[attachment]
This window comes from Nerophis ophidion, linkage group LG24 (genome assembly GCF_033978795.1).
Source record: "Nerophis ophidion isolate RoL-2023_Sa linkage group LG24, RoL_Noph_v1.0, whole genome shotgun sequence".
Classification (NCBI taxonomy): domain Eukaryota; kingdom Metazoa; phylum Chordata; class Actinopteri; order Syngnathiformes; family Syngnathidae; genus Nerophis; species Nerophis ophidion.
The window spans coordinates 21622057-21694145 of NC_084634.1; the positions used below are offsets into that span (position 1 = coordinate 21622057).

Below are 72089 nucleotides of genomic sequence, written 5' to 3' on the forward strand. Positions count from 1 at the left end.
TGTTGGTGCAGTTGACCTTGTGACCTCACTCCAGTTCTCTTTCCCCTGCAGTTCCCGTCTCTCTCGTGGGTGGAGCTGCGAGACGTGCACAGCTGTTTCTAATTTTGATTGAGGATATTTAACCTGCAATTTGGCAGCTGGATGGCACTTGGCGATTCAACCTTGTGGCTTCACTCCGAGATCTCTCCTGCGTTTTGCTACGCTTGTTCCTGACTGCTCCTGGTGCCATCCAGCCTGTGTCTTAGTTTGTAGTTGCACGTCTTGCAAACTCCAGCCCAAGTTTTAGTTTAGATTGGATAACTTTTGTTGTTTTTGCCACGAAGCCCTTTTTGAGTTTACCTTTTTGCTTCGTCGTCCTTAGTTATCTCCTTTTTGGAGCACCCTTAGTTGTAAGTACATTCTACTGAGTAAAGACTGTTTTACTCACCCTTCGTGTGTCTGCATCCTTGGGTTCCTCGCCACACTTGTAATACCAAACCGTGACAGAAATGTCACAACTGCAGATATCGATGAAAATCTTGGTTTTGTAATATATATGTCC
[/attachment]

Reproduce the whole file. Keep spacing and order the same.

This window comes from Nerophis ophidion, linkage group LG24 (genome assembly GCF_033978795.1).
Source record: "Nerophis ophidion isolate RoL-2023_Sa linkage group LG24, RoL_Noph_v1.0, whole genome shotgun sequence".
Classification (NCBI taxonomy): domain Eukaryota; kingdom Metazoa; phylum Chordata; class Actinopteri; order Syngnathiformes; family Syngnathidae; genus Nerophis; species Nerophis ophidion.
The window spans coordinates 21622057-21694145 of NC_084634.1; the positions used below are offsets into that span (position 1 = coordinate 21622057).

Below are 72089 nucleotides of genomic sequence, written 5' to 3' on the forward strand. Positions count from 1 at the left end.
TGTTGGTGCAGTTGACCTTGTGACCTCACTCCAGTTCTCTTTCCCCTGCAGTTCCCGTCTCTCTCGTGGGTGGAGCTGCGAGACGTGCACAGCTGTTTCTAATTTTGATTGAGGATATTTAACCTGCAATTTGGCAGCTGGATGGCACTTGGCGATTCAACCTTGTGGCTTCACTCCGAGATCTCTCCTGCGTTTTGCTACGCTTGTTCCTGACTGCTCCTGGTGCCATCCAGCCTGTGTCTTAGTTTGTAGTTGCACGTCTTGCAAACTCCAGCCCAAGTTTTAGTTTAGATTGGATAACTTTTGTTGTTTTTGCCACGAAGCCCTTTTTGAGTTTACCTTTTTGCTTCGTCGTCCTTAGTTATCTCCTTTTTGGAGCACCCTTAGTTGTAAGTACATTCTACTGAGTAAAGACTGTTTTACTCACCCTTCGTGTGTCTGCATCCTTGGGTTCCTCGCCACACTTGTAATACCAAACCGTGACAGAAATGTCACAACTGCAGATATCGATGAAAATCTTGGTTTTGTAATATATATGTCC